MERIT 2017 Challenges Teachers to Promote Student Creativity

by Krause Center for Innovation

MERIT students creating binary tree using marshmellows
On July 5th, 44 teachers from across the Bay Area gathered at the KCI to begin the two-week, intensive MERIT Summer Institute. Over one hundred educators applied for the program, and less than 50% were selected, since MERIT is donor-supported with limited seats. These teachers have made a 10-month commitment to transform their teaching practice and to enhance learning environments for students. During these 10 months they will be challenged to try new technologies and student-centered pedagogical practices.

This year, under the guidance of new MERIT program director, Lisa DeLapo, teachers were challenged to discover their own creativity with the ultimate goal of helping students find their creativity. The theme of the program is student-centric: What Will Your Students Create? Teachers experimented with a number of technologies and applications, including Hyperdocs, Flipgrid, and iMovie. If teachers gain confidence in using technology, they are more likely to be comfortable with students using technology. Building teacher confidence is one of the desired outcomes of MERIT, and over 95% of this year’s cohort agreed that they could teach relevant subject matter with appropriate use of instructional technology after completing the first two weeks.

During the Summer Institute, teachers are expected to revise existing lesson plans and projects or create new ones to deploy in the upcoming school year. By the end of the Summer Institute, teachers had to present a “TPaCK Project” that combined the right tools, pedagogical delivery, and content knowledge. One participant commented, “As a teacher-creator, MERIT gave me a great number of tools that I can use to make my presentations and products more professional. I was introduced to valuable assessment and creation tools—such as Screencastify, Green Screen, and storytelling with Google Slides—that are relevant to the creative work my students are interested in.”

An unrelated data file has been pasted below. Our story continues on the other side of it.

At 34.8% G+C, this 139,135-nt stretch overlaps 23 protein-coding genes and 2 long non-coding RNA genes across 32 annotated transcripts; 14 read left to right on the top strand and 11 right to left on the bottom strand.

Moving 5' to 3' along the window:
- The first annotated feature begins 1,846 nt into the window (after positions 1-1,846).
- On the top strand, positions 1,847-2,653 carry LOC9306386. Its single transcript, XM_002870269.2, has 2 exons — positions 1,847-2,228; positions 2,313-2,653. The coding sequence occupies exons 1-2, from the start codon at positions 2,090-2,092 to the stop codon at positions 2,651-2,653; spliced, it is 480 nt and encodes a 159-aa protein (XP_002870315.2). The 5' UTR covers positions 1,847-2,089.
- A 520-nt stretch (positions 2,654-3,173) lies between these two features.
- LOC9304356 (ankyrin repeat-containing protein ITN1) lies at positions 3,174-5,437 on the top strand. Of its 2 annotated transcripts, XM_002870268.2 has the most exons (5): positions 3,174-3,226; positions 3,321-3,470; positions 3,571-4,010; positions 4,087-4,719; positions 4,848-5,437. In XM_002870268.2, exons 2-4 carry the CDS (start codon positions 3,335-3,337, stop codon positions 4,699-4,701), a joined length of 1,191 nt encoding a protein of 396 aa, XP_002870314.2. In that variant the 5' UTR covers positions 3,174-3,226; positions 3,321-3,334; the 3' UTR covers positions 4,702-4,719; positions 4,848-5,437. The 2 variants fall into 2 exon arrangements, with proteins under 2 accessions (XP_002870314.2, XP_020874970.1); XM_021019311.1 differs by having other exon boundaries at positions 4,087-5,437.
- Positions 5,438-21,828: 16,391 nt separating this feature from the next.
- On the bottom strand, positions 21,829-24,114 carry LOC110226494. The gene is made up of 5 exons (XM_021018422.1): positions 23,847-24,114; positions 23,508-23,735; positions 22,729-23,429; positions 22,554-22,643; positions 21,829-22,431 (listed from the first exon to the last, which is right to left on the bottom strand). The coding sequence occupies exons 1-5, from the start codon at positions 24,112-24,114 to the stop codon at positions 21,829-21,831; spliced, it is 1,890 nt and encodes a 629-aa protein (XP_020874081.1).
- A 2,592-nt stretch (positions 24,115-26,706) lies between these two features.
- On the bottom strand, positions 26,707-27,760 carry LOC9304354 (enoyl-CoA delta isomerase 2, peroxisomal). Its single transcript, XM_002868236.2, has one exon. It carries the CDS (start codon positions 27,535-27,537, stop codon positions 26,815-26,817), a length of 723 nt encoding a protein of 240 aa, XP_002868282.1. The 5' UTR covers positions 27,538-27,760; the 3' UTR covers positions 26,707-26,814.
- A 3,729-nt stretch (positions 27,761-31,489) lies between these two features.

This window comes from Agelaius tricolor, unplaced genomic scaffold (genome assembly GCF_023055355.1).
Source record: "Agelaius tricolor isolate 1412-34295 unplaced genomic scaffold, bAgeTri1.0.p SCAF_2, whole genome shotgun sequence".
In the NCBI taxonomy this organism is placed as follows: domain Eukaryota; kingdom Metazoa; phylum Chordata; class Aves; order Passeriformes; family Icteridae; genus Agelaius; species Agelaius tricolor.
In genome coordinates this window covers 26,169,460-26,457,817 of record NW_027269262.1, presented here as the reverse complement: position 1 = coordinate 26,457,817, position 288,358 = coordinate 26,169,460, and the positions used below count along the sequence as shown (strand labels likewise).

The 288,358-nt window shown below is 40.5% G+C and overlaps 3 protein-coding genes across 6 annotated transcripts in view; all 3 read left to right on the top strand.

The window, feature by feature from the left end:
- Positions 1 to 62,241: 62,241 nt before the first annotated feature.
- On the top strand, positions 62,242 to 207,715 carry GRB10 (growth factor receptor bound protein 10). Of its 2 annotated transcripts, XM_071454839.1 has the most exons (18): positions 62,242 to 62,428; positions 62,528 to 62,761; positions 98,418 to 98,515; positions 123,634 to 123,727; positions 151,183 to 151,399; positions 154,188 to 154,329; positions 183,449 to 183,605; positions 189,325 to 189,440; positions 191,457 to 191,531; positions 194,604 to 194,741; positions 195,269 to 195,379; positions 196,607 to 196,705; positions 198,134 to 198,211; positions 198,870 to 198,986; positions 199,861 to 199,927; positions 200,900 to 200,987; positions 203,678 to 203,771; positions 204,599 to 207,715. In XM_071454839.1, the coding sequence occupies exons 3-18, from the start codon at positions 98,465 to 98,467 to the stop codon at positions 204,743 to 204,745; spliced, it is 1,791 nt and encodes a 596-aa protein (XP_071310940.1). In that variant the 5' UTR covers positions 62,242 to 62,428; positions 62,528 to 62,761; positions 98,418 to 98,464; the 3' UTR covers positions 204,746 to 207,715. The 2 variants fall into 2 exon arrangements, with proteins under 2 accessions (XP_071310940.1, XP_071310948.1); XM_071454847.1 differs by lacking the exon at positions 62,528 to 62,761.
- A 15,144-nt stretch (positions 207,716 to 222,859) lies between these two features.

Also new for this year, teachers received the training required to pass the Google Educator Level 1 and 2 Certifications. Over 80% of districts in California are adopting the Google Suite for Education. Level 1 certification recognizes educators who have learned the fundamentals of Google tools and validates standard technology implementation skills. Level 2 certification is awarded to teachers who are “super users” and enthusiasts for Google tools, demonstrating advanced technology integration skills.

To sum up the experience of many, one participant wrote, “On July 5th, driving to MERIT and stuck in a traffic jam, I thought, ‘Why am I doing this on my time off?’ That thought immediately disappeared when we started class. I’ve come home each day super excited to continue creating and to share with my family what we are learning. This has been a truly fabulous experience!”

For more information on the MERIT Program, please contact Lisa DeLapo at

One Response to MERIT 2017 Challenges Teachers to Promote Student Creativity

  1. The school boasts a spirit of creativity and art, students are cultivated spiritually and aesthetically, the school helps to develop the talents of children through the organization of many creative studios after classes. The school must be interactive, mobile (easily transformed and adapted to the needs of children) and equipped with modern technologies. It is also an interactive learning class, free Internet access and electronic libraries. A school that provides high-quality education. Teachers add that the school becomes innovative when the teacher is ahead of the students in the use of technical means.

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